Beloved by Toni Morrison: A review
making racists uncomfortable? Banning it seems to be the latest right wing cause celebre.
The novel is set after the end of the Civil War during the Reconstruction period. It was not a peaceful time. Even though slavery had been officially ended in the country, those who had been given their freedom or who had bought their freedom earlier were still victims of a lot of random violence. That was a constant cloud hanging over the freed Blacks. Among those living under that cloud were a woman in her mid-thirties named Sethe and her family. Sethe lived in Ohio with her daughter, Denver, and her mother-in-law, Baby Suggs, in a home found by abolitionists for Baby after she was freed. But there is another presence in the house. It is the ghost of Sethe's other daughter who died under horrific circumstances eighteen years earlier. After her death, Sethe wanted to get a headstone for her grave. She traded ten minutes of sex with the tombstone engraver to get it. She wanted Dearly Beloved engraved on the stone but she only had enough strength for the one word. Beloved it was.
The ghost of Beloved is an angry, sad, and malevolent spirit who often breaks and smashes things in the house. She had driven away Sethe's two young sons. Denver, though, seeks the company of the spirit because her family is ostracized and she has no other friends. As the novel opens, Baby Suggs, after a lifetime spent in slavery and then time in freedom after her son, Sethe's husband, purchased her freedom with his labor, dies leaving Sethe and Denver alone in the house with the spirit.
The action of the novel takes place in this Reconstruction time period but there are flashbacks to an earlier time which reveal the backstories of the characters and their time in slavery. They had been slaves on a Kentucky plantation that was named, quite ironically, Sweet Home. But, in fact, it was not as bad as many plantations. It was owned by a Mr. Garner who was relatively benevolent and treated his "property" well. But then Mr. Garner died and his widow brought in one of her male relatives to help run the place. He was called "the schoolteacher" and his viciousness knew no bounds. Soon the slaves were trying to escape. Some were murdered and some went crazy. Sethe takes a nightmarish trek to freedom. This all happened eighteen years before the time during which the current action of the novel occurs.
It is through these flashbacks that we learn of the hideous and gruesome existence of slaves caught in this awful system. Their families are viciously ripped apart. They are deprived of their mates and their children and their kin. Family members vanish and are never seen again, sold away, or victims of an even crueler fate. Their bodies were not their own but merely units of commerce. Any evil could be visited upon them or their loved ones by their owners and there was nothing they could do about it. Can you begin to imagine what that does to a person?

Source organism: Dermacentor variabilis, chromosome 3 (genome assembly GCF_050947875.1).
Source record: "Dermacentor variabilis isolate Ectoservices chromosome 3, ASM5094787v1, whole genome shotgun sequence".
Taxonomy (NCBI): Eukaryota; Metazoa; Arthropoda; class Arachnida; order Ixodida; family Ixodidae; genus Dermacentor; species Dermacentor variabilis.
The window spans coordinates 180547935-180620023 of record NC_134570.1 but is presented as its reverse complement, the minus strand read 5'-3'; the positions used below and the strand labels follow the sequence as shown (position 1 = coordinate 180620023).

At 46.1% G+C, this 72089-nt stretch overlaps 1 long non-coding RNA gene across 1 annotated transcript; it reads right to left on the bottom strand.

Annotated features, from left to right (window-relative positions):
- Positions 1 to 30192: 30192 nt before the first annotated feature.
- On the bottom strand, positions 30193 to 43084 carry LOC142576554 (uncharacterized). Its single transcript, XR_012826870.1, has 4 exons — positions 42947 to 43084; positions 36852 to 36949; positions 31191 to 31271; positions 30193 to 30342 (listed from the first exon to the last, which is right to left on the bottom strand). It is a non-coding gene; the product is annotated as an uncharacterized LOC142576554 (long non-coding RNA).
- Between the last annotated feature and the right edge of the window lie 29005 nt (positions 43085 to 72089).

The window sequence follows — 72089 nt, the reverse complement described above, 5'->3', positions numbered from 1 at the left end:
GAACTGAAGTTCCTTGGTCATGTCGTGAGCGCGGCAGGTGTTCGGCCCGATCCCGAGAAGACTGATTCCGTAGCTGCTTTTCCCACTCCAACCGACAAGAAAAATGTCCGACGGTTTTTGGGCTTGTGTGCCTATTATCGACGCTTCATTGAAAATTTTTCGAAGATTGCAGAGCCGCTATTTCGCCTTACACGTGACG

Back in the present time of the novel, a man from Sethe's past at Sweet Home shows up in Ohio. His name is Paul D. and he, too, escaped from the plantation but has endured harrowing, nauseating experiences along the way, including time on a Georgia chain gang. Paul D. and Sethe attempt to set up a "real" family and when the baby ghost acts up, he drives it out.
But then a young woman turns up. She seems to be about twenty years old but she talks like a child and can't remember where she came from. She is intensely interested in Sethe. She says her name is Beloved. Sethe believes that this young woman is her long-dead daughter and she becomes a catalyst for other revelations and memories.
The supernatural is an integral part of this layered story. All the characters believe in ghosts and the "ghosts" are reported in a matter-of-fact manner as are all the other events. At one point, Sethe wishes that her memories could be erased, that she could "go crazy" like some of the slaves and forget. But it was not to be. Her brain absorbed it all and loaded her down with the past, leaving no room to plan for the future.
There are so many different stories and voices in this novel that it becomes difficult at times to keep them all straight. Toni Morrison's versatility and technical skill in telling her stories cannot even be fully comprehended by an ordinary reader like myself. The stories are truly horrifying and appalling which explains why I hated them when I first read the book. I still hate them. Only a monster could "enjoy" this book. But I don't think Morrison intended it to be enjoyed. It was intended to explicate an almost inexplicable human experience and make it real for people living comfortable modern lives, and she succeeded with skill and an astounding emotional range. On my second reading, I think I have gained a better appreciation of that skill and emotional range. I honestly don't think a person in my position can ever truly comprehend the slave's experience but at least I have a more complete understanding of what it is I can't understand. The amazing Toni Morrison did that for me.
My rating: 5 of 5 stars